from The Century Dictionary and Cyclopedia
- Having the shape of a wedge, with the cutting edge at the base: said of an arrow-head.
Sorry, no etymologies found.
Indeed, so strong is this instinct, that the health of the animals is greatly improved by putting pieces of wood into their cages, merely for the purpose of allowing them to exercise their chisel-edged teeth.
It is worthy of remark that other animals, which, though not rodents, need to possess chisel-edged incisor teeth, have a similar habit.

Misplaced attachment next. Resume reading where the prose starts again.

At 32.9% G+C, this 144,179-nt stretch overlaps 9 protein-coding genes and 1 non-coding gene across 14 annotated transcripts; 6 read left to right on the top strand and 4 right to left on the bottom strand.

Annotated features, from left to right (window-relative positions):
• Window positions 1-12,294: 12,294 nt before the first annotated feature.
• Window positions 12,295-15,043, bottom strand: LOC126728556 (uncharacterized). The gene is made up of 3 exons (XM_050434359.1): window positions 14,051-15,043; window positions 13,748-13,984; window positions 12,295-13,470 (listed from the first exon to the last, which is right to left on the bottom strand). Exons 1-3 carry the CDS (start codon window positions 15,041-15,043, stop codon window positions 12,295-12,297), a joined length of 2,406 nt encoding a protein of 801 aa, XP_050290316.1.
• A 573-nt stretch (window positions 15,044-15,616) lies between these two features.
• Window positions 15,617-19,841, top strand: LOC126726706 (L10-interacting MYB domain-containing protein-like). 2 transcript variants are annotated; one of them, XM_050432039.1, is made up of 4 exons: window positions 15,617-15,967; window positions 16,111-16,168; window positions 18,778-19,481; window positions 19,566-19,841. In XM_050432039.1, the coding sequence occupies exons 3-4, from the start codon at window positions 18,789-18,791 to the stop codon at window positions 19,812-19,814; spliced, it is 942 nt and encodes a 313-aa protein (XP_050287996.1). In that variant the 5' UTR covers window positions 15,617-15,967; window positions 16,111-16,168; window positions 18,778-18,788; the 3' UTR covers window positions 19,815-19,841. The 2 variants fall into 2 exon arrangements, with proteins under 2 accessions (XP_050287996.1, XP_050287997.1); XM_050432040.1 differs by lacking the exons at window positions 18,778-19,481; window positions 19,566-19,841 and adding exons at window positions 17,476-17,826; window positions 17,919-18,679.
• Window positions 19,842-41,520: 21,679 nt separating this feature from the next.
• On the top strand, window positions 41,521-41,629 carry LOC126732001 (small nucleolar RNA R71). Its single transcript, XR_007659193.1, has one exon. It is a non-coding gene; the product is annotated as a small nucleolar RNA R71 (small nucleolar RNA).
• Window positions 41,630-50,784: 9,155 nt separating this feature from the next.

All the beaver's cutting is done by chisel-edged front teeth.
What is to be said of the behaviour of beavers who gnaw the base of a tree with their chisel-edged teeth till only a narrow core is left -- to snap in the first gale, bringing the useful branches down to the ground?